How many of our young people leave home and go to the University of ‘Babylon’, where secular humanism rules, and find their once and hope filled faith destroyed as they become ‘free’ to do what they want? The moral constraints and stability of a home family (church and/or home) become just memories? And how many of us can truly say, as we back into the world every Monday morning, that we desire purity more than worldly pleasure?

Do we really fear God and shun evil as did Job? (Job 1:8). Do we run from temptation like Joseph? (Gen 39:12). Do we find ourselves dropping the odd expletive (Col 3:8), telling a ‘funny’ course joke to our colleagues so that we will fit into the crowd (Eph 5:4), maybe telling the occasional little ‘white’ lie (Col 3:9). “Out of the same mouth proceeds blessing and cursing. My brethren, these things ought not so to be. Does a fountain send forth at the same place sweet water and bitter?” (James 3:10-11). Were you in church praising God this past Sunday then blending right back into the world on Monday? (Romans 12:1) I heard of a man who went up to a Christian once and asked: “You’re a Christian aren’t you?” The Christian replied “What makes you think that” It should be obvious to all around us. Too many Christians act as secret agents, never wanting to blow their cover.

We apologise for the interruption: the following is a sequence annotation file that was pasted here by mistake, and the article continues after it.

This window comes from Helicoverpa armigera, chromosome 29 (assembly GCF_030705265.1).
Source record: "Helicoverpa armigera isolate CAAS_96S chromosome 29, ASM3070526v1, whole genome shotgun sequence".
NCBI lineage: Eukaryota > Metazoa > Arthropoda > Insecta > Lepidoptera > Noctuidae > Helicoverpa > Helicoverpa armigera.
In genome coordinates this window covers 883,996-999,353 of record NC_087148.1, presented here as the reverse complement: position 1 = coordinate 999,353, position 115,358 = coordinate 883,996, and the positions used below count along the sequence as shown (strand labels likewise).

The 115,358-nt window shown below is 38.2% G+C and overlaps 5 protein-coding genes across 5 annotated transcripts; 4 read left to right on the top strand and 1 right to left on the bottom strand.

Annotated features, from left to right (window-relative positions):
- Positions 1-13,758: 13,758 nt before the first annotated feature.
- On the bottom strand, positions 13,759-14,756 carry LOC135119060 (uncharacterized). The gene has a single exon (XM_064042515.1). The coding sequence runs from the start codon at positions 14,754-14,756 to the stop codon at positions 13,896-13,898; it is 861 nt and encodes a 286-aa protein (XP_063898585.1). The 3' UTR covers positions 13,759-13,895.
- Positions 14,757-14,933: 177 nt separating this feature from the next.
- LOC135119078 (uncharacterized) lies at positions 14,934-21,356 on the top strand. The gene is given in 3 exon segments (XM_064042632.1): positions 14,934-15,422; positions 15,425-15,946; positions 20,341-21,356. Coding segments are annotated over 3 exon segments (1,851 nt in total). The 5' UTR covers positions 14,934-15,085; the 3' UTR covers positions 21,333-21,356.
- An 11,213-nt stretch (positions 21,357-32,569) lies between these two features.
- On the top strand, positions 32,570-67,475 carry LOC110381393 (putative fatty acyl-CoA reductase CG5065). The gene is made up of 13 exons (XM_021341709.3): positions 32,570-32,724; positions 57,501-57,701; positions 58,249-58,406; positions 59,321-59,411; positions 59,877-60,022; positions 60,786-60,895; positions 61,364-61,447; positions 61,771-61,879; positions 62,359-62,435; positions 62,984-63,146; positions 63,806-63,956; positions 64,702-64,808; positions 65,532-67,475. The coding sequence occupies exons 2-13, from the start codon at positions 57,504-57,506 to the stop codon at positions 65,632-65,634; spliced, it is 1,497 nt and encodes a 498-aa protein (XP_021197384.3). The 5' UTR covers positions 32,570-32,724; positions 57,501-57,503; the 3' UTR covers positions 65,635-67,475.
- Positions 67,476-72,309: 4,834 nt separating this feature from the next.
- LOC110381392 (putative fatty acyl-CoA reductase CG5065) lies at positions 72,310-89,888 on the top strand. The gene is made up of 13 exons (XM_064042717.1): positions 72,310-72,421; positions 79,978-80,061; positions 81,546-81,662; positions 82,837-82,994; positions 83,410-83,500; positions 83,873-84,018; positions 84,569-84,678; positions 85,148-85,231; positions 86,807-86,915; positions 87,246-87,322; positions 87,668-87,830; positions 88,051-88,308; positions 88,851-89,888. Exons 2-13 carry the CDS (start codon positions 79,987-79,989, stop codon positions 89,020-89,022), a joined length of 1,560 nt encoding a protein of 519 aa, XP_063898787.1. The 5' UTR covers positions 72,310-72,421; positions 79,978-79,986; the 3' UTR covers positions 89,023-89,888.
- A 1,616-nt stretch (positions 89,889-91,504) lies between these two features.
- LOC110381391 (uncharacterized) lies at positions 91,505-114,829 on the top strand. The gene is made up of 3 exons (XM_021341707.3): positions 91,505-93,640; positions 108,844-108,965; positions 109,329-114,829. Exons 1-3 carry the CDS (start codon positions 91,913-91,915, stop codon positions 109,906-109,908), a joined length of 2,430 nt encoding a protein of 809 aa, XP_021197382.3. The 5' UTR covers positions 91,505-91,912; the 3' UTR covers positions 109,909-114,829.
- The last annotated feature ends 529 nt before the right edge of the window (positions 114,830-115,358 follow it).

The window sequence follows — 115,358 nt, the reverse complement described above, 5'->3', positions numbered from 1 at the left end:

Daniel wasn’t in Babylon long before the Babylonians could tell what was the most important thing in his life. It is my earnest prayer and desire that by the time we reach the end of this study, we too can say along with Daniel that we have ‘purposed in our hearts that we will not defile ourselves’ – no matter what the cost. No this is not the Nike-Colin Kaepernick “no matter what the cost” appeal. Their purpose is just another example of a degenerating America and profiteering. What Kaepernick, a multi-million dollar man is protesting is against the very institution that allowed him opportunity to become a wealthy man with the right to protest.

Our Christian stance at “no matter the cost” is talking about eternal things, not check book balances, TV spotlight time or fifteen minutes of camera attention. It does suggest that within Mark 8:36…”to gain the whole world but lose one’s soul” there is a deep meaning most today wish to ignore or deny…perhaps never had a clue.

Rev. Dr. Jstark